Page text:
Cells of the LPC-1 myeloma tumor (of BALB/c origin) were tested periodically for susceptibility to lysis by anti-H-2 cytotoxic T lymphocytes (CTL) and by complement-dependent anti-H-2 antibodies (Ab), and for ability to adsorb these Ab, as the cells grew in culture and in ascites form in nude (BALB/c x nu) and in normal BALB/c mice. Cells harvested from 2 to 8 days after inoculation into the peritoneal cavity had the 'early' phenotype: they were extensively lysed by the CTL and Ab and effectively adsorbed the Ab. Cells harvested on day 8 and afterward had the 'late' phenotype: they were not lysed by CTL, required more Ab for lysis, and had about 8-fold less ability (per cell) to adsorb the Ab. All of these activities were completely reversed 2 to 4 days after transferring late cells into fresh BALB/c hosts. LPC-1 cells growing in nude BALB/c mice also changed from the early, CTL-susceptible to the late CTL-resistant phenotype. With repeated cell counts and measurements of 125I-iododeoxiuridine incorporation to estimate growth, it was found that exponentially growing cells had the early phenotype and that cells in stationary phase had the late phenotype. When placed in culture, the early cells retained their phenotype indefinitely (up to 40 days). However, the late cells switched phenotype: initially resistant to CTL and Ab, after 1 to 4 days in culture they became fully susceptible to CTL and highly reactive with the Ab, and these features persisted in culture thereafter. This transition occurred even when the late, resistant cells were prevented from dividing in culture by prior irradiation (10,000 R) or by trinitrophenylation with 2,4,6-trinitrobenzenesulfonic acid. The findings in both nude mice and in culture indicate that the reversible, early-late phenotype changes are due to changes in individual cells, rather than to immunoselection of preexisting variant cells.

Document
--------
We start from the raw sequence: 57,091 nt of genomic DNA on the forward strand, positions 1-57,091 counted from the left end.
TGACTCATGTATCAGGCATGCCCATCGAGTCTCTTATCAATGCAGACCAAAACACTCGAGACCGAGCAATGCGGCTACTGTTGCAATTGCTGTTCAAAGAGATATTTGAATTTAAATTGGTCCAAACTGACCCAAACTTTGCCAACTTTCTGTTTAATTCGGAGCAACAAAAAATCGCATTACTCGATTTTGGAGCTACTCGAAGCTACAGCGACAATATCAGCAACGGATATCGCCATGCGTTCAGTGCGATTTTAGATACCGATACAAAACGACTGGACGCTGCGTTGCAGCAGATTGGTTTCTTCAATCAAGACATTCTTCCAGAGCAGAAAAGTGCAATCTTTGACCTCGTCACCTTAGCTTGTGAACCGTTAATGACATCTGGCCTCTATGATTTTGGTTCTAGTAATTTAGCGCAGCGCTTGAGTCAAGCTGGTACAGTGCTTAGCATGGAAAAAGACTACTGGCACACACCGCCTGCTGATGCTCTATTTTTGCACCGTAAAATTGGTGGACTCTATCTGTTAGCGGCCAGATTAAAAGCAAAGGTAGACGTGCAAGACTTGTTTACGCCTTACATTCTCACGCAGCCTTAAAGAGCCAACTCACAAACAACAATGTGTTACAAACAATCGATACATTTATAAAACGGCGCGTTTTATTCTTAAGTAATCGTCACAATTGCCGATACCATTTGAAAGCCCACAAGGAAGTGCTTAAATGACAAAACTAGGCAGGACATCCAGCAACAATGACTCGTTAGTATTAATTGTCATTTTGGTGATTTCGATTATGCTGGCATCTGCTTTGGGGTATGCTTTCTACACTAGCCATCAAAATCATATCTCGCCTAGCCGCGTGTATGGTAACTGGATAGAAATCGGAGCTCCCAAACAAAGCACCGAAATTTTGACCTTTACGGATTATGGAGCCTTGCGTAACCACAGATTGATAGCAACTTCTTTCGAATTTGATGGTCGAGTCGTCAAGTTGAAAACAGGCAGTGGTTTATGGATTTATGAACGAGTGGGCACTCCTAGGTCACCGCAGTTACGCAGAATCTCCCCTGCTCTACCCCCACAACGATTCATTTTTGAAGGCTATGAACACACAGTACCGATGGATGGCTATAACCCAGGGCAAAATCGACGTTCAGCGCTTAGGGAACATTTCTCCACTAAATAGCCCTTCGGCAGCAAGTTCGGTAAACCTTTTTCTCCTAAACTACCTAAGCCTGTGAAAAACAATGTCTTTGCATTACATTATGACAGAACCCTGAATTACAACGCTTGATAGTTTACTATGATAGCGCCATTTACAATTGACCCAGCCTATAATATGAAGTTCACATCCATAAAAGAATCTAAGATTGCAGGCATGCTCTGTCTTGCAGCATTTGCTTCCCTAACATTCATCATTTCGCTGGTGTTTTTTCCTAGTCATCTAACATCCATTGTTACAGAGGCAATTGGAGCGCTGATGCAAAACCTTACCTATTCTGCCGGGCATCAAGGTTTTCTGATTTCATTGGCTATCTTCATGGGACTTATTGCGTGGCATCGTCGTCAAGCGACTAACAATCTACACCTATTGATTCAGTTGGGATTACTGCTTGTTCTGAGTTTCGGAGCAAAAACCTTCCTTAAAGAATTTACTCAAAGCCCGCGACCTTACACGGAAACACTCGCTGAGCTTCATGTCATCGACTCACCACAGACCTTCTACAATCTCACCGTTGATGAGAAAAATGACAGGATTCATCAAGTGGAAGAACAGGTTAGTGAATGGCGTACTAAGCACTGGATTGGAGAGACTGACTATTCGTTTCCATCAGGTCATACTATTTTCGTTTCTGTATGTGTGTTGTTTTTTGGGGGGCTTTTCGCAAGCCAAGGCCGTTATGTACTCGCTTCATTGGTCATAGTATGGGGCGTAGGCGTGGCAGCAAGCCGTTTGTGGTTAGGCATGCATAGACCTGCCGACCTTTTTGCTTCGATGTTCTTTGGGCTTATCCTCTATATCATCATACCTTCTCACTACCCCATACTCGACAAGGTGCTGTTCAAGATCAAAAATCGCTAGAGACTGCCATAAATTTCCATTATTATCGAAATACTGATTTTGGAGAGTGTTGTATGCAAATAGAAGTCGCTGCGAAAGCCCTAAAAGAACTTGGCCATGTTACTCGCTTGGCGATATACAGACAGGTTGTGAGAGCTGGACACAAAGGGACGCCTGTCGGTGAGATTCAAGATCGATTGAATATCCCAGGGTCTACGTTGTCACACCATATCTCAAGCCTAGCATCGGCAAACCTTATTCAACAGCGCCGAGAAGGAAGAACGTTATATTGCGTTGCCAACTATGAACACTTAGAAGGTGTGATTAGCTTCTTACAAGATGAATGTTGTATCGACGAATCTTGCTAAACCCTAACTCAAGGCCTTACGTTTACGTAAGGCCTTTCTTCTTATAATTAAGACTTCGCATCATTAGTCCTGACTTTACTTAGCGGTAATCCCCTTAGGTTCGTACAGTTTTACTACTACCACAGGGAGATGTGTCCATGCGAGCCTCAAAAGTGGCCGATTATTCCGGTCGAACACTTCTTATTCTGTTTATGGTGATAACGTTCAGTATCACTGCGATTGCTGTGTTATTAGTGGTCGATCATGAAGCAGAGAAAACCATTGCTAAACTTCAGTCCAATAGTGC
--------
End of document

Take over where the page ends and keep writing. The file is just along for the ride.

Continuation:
|Original language||English (US)|
|Number of pages||6|
|Journal||Journal of Immunology|
|Publication status||Published - Dec 1 1979|
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